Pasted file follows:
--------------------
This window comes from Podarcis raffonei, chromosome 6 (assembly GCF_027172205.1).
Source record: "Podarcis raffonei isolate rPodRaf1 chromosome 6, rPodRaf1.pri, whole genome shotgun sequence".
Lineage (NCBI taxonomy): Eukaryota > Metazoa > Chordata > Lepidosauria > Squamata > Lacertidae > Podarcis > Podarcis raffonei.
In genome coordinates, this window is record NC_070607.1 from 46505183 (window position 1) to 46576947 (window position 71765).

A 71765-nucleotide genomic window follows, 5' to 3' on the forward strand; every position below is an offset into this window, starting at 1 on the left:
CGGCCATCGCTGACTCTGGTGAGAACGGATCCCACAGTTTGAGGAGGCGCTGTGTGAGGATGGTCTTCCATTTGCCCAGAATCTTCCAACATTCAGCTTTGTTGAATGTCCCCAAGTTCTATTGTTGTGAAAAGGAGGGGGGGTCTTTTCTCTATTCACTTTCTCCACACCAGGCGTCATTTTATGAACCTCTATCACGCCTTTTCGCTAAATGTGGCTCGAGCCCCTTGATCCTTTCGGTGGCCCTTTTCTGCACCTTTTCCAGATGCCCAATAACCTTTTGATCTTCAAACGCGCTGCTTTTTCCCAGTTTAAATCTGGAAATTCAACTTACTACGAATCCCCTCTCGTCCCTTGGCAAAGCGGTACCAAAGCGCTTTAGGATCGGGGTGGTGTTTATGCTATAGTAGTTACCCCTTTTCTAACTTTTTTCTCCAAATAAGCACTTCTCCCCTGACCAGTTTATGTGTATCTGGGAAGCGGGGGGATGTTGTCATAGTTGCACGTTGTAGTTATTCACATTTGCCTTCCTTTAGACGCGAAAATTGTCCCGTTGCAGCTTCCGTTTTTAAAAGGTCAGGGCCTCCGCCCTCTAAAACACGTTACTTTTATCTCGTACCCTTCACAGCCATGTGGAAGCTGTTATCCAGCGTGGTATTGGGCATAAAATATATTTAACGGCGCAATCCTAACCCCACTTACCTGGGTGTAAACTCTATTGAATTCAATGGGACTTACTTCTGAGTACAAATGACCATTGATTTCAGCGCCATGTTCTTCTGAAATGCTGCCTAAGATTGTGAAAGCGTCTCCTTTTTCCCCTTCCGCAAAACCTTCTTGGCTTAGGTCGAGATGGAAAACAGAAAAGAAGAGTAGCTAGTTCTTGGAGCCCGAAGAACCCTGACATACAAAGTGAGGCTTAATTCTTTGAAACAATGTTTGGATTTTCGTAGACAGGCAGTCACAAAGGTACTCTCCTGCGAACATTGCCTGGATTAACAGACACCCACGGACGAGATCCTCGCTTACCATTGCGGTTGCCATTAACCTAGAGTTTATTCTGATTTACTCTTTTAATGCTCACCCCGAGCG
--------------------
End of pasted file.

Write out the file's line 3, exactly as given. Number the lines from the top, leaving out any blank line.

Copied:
Lineage (NCBI taxonomy): Eukaryota > Metazoa > Chordata > Lepidosauria > Squamata > Lacertidae > Podarcis > Podarcis raffonei.